“China’s central bank has moved to defend draft rules that would force online payment processors to channel large payments through traditional bank accounts, a requirement that industry observers say will stifle innovation while protecting the interests of incumbent banks,” reported FT’s Gabriel Wildau. “The People’s Bank of China in mid-July laid out a broad regulatory framework for internet finance, which includes payments, wealth management, peer-to-peer lending and crowdfunding, among other services… The rules set a cap on payments by third-party processors of Rmb5000 per client per day and Rmb200,000 per year. Larger payments must be routed through the payer’s account at a commercial bank.”
According to the FT, the guidelines “sought to strike a balance between promoting innovation by upstarts seeking to compete with large, state-owned banks, while also imposing order on the chaotic world of internet finance, where hucksterism has thrived amid a lack of regulation.” Online payments are expected to hit Rmb11.8tn ($1.9tn) this year, up from Rmb8.1tn in 2014, according to iResearch.
The central bank issued a follow-up statement responding to the payment cap criticism with specific rules governing online payments, a sector dominated by Alipay, an affiliate of e-commerce giant Alibaba, and Caifutong, the payment arm of social media and gaming group Tencent. Additional highlights from the FT include:
- The PBoC cited data showing that 71 per cent of online payment platform users made payments of less than Rmb1000 for all of 2014, to support its claim that most users will be unaffected by the cap.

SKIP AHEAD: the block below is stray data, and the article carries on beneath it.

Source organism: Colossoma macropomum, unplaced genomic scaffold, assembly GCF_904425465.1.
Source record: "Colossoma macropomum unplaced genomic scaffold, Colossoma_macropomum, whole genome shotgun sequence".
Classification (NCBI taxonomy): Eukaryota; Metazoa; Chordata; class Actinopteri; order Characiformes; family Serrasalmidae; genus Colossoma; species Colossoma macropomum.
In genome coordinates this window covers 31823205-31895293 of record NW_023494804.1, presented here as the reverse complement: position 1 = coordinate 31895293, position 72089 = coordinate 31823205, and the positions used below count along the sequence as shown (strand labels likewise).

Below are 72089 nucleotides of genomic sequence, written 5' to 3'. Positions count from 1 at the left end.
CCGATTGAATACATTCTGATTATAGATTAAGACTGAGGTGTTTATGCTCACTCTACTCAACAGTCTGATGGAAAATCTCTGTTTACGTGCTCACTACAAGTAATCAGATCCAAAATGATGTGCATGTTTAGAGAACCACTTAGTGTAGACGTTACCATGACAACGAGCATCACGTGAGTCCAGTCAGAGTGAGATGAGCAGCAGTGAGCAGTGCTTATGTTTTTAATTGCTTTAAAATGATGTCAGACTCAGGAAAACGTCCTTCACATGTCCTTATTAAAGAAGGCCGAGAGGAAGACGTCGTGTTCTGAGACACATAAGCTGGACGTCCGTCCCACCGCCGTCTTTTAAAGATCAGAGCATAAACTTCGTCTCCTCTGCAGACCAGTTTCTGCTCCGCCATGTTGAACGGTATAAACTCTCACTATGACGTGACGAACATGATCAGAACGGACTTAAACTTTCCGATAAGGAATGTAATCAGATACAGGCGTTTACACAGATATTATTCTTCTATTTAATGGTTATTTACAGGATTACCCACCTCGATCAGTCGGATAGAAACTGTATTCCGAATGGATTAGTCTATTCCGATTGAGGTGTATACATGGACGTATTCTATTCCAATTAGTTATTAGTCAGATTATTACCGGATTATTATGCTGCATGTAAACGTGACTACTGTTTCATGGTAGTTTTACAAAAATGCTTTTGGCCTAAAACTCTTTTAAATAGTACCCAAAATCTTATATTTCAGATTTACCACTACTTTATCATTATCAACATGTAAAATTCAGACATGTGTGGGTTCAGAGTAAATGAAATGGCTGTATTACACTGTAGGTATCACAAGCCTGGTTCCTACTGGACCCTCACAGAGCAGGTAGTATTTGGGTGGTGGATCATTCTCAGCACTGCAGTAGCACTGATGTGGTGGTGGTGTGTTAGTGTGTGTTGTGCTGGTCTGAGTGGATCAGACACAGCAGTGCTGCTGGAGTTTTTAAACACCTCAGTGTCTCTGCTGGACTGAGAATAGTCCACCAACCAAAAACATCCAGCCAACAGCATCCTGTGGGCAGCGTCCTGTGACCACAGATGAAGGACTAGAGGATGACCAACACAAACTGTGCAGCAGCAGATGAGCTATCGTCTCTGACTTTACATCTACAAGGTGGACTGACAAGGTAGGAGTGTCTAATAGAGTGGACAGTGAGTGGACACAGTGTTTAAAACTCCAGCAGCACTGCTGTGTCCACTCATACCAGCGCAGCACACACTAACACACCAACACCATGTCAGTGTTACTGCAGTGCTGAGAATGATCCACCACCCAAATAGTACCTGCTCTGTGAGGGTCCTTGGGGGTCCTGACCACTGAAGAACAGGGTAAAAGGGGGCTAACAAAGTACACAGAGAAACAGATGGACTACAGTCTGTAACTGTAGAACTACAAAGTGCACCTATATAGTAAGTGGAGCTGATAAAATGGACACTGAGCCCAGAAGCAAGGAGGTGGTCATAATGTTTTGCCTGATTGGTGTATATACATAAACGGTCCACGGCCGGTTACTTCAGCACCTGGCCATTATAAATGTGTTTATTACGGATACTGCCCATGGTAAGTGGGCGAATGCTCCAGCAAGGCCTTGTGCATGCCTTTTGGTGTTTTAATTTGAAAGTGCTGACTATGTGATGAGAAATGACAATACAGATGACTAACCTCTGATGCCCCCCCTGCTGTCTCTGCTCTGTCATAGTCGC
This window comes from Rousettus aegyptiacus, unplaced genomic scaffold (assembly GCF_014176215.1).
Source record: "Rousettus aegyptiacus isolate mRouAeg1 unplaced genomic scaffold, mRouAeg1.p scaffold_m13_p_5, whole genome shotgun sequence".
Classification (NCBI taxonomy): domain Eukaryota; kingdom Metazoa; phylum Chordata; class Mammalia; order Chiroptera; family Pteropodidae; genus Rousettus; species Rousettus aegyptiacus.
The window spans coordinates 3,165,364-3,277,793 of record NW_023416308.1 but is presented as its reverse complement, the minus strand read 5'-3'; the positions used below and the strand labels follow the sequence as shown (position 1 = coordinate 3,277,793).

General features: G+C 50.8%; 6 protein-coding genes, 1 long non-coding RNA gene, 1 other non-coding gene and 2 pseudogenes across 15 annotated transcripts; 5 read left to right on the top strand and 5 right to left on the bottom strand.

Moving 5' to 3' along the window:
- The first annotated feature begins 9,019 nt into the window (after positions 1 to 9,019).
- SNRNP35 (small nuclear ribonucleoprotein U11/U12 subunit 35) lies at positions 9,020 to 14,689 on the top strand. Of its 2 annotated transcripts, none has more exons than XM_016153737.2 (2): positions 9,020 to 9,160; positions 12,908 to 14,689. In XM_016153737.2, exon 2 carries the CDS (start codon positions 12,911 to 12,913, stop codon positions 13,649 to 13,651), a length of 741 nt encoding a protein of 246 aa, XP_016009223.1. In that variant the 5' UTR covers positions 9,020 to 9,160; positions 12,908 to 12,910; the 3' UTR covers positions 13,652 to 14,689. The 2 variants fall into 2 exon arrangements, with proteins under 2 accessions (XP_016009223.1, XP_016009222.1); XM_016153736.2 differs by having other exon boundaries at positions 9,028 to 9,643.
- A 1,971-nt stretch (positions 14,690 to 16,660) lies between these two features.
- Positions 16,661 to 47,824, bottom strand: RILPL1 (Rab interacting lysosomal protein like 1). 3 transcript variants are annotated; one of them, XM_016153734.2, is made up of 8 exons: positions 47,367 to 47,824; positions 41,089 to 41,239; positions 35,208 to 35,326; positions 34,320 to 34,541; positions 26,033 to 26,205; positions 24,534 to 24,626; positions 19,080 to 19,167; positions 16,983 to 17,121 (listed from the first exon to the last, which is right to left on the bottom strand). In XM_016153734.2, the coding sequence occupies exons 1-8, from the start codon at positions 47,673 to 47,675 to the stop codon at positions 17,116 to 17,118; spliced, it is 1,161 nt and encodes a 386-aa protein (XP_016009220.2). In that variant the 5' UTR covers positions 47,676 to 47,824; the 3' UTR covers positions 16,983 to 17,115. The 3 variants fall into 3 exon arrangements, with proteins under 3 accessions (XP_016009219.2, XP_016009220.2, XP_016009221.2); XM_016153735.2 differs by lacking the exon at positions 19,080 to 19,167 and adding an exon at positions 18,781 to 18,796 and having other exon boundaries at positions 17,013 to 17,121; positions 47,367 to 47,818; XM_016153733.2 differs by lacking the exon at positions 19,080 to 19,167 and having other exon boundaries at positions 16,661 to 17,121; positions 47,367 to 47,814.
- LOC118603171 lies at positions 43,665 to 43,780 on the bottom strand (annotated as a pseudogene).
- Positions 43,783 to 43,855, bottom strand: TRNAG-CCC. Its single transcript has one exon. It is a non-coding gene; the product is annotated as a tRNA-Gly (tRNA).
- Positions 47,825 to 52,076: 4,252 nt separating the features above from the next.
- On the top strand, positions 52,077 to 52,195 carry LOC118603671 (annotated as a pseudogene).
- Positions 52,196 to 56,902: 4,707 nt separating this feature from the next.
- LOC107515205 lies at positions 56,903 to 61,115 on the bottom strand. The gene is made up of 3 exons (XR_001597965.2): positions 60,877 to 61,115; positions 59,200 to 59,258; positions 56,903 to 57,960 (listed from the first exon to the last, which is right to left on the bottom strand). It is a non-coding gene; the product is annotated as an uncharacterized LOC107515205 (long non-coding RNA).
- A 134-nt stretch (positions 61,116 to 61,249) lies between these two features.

- Online payment companies can process payments of more than Rmb5000 but that the excess portion must be debited directly from a bank account linked to the user’s payment platform account, rather than from cash already stored on the platform.
- Transfer limits are proposed based on a holistic consideration of payment efficiency and convenience, as well as factors such as anti-money laundering and client fund security.
- Payment companies are forbidden from opening accounts on behalf of financial institutions, as well as financial intermediaries involved in peer-to-peer lending, crowdfunding, wealth management, or foreign exchange; these companies’ funds must be held at commercial banks.
- Payment companies must verify a client’s identity in person before opening fully functional accounts. The issue of in-person account opening has also emerged as an obstacle for MYBank and WeBank, two online-only banks recently launched by Alibaba and Tencent, respectively.
- The draft rules are open for public comment until August 28.